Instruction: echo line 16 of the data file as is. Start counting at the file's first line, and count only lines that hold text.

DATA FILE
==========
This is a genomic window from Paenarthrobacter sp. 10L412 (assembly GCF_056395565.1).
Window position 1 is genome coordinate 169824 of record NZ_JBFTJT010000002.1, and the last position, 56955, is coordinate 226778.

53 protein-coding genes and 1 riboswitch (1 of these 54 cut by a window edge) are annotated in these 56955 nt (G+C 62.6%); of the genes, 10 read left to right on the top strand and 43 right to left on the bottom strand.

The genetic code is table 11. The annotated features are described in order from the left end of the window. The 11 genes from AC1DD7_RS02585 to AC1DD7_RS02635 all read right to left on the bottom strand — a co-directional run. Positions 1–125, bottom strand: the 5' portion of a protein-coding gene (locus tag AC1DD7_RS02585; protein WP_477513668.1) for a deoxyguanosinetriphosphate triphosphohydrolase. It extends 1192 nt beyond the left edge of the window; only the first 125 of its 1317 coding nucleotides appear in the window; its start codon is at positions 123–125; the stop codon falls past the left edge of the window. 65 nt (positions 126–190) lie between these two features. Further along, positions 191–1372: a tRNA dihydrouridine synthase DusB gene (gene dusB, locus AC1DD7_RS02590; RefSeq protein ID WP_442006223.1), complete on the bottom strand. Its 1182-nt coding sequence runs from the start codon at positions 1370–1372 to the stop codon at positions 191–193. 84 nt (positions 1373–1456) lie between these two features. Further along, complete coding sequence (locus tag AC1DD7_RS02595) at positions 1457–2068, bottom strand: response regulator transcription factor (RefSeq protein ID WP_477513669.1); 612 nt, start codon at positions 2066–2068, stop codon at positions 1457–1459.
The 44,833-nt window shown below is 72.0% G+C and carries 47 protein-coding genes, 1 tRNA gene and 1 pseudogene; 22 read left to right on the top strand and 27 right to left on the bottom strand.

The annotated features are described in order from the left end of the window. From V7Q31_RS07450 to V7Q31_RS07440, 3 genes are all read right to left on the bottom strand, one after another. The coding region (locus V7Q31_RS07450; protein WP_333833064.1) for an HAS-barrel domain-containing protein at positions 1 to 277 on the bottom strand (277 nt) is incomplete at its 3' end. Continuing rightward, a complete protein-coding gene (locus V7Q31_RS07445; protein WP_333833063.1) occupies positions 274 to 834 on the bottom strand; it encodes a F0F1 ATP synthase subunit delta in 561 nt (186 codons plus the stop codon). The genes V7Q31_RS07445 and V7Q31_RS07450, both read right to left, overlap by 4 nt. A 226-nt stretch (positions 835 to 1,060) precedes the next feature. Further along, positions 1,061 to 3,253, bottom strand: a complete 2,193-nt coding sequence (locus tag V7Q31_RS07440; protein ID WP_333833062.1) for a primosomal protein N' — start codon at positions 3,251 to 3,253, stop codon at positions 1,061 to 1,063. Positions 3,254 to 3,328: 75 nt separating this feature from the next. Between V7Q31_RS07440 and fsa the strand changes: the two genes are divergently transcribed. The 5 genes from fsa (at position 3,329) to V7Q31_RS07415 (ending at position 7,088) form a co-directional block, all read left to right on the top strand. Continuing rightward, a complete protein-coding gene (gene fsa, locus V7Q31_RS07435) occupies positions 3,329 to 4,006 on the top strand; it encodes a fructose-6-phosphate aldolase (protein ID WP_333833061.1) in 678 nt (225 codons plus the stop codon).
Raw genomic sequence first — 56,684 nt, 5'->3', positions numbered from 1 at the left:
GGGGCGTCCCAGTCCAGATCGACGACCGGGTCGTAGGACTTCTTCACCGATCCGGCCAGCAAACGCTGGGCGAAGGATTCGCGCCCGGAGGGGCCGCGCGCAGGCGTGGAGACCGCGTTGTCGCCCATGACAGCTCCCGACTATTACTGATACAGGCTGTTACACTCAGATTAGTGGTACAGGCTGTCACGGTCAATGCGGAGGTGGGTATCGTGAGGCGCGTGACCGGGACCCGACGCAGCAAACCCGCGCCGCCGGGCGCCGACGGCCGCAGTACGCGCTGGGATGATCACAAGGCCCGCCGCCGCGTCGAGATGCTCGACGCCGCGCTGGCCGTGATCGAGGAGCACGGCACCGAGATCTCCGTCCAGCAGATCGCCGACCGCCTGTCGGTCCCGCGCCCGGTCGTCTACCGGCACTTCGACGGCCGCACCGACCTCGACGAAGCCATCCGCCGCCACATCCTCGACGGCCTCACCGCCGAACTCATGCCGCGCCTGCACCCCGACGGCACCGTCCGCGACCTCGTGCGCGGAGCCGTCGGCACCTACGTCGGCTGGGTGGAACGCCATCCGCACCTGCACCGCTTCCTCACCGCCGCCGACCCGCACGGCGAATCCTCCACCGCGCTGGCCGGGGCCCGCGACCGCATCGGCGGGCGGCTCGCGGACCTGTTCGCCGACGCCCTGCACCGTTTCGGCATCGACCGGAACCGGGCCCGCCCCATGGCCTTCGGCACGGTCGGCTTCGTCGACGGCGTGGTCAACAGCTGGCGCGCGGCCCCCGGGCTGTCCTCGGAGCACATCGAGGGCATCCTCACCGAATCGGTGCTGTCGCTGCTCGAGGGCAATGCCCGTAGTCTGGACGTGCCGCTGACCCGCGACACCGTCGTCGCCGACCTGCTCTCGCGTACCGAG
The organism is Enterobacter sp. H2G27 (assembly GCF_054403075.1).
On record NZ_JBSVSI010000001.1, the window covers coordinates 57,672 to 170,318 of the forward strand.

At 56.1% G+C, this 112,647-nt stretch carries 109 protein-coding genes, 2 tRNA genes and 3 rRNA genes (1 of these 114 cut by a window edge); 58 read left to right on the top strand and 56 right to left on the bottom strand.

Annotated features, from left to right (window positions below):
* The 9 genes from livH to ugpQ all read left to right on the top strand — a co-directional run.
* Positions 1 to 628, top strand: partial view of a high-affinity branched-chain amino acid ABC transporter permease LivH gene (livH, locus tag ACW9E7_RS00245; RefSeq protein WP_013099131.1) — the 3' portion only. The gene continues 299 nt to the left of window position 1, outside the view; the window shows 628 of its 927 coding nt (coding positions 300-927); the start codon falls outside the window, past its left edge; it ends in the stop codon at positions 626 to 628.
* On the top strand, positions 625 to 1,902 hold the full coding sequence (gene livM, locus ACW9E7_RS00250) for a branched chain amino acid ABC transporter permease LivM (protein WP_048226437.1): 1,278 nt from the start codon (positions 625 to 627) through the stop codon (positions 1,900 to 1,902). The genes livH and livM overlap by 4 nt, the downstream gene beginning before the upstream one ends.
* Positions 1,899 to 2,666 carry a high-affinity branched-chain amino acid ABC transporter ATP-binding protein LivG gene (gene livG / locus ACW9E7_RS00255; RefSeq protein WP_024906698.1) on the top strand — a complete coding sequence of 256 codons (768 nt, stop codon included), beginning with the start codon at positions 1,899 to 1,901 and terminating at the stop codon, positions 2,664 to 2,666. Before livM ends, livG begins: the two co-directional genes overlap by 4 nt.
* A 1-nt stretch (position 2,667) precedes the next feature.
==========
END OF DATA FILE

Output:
* Positions 1,899 to 2,666 carry a high-affinity branched-chain amino acid ABC transporter ATP-binding protein LivG gene (gene livG / locus ACW9E7_RS00255; RefSeq protein WP_024906698.1) on the top strand — a complete coding sequence of 256 codons (768 nt, stop codon included), beginning with the start codon at positions 1,899 to 1,901 and terminating at the stop codon, positions 2,664 to 2,666. Before livM ends, livG begins: the two co-directional genes overlap by 4 nt.